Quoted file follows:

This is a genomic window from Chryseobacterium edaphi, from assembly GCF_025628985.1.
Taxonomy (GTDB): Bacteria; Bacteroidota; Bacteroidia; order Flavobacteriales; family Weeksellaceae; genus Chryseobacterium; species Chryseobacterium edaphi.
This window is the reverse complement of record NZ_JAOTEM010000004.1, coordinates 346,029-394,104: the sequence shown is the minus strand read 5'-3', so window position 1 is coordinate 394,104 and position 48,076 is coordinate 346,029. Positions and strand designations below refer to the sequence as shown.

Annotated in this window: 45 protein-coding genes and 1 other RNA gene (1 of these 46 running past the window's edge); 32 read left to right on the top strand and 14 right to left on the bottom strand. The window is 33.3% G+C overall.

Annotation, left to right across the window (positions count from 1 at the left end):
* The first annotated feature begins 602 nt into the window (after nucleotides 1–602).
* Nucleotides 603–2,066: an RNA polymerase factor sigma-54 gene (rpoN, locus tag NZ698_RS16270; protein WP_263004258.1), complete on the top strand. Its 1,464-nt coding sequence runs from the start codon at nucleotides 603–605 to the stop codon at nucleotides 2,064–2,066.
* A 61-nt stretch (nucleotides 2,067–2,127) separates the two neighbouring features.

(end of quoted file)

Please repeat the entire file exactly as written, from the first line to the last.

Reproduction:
This is a genomic window from Chryseobacterium edaphi, from assembly GCF_025628985.1.
Taxonomy (GTDB): Bacteria; Bacteroidota; Bacteroidia; order Flavobacteriales; family Weeksellaceae; genus Chryseobacterium; species Chryseobacterium edaphi.
This window is the reverse complement of record NZ_JAOTEM010000004.1, coordinates 346,029-394,104: the sequence shown is the minus strand read 5'-3', so window position 1 is coordinate 394,104 and position 48,076 is coordinate 346,029. Positions and strand designations below refer to the sequence as shown.

Annotated in this window: 45 protein-coding genes and 1 other RNA gene (1 of these 46 running past the window's edge); 32 read left to right on the top strand and 14 right to left on the bottom strand. The window is 33.3% G+C overall.

Annotation, left to right across the window (positions count from 1 at the left end):
* The first annotated feature begins 602 nt into the window (after nucleotides 1–602).
* Nucleotides 603–2,066: an RNA polymerase factor sigma-54 gene (rpoN, locus tag NZ698_RS16270; protein WP_263004258.1), complete on the top strand. Its 1,464-nt coding sequence runs from the start codon at nucleotides 603–605 to the stop codon at nucleotides 2,064–2,066.
* A 61-nt stretch (nucleotides 2,067–2,127) separates the two neighbouring features.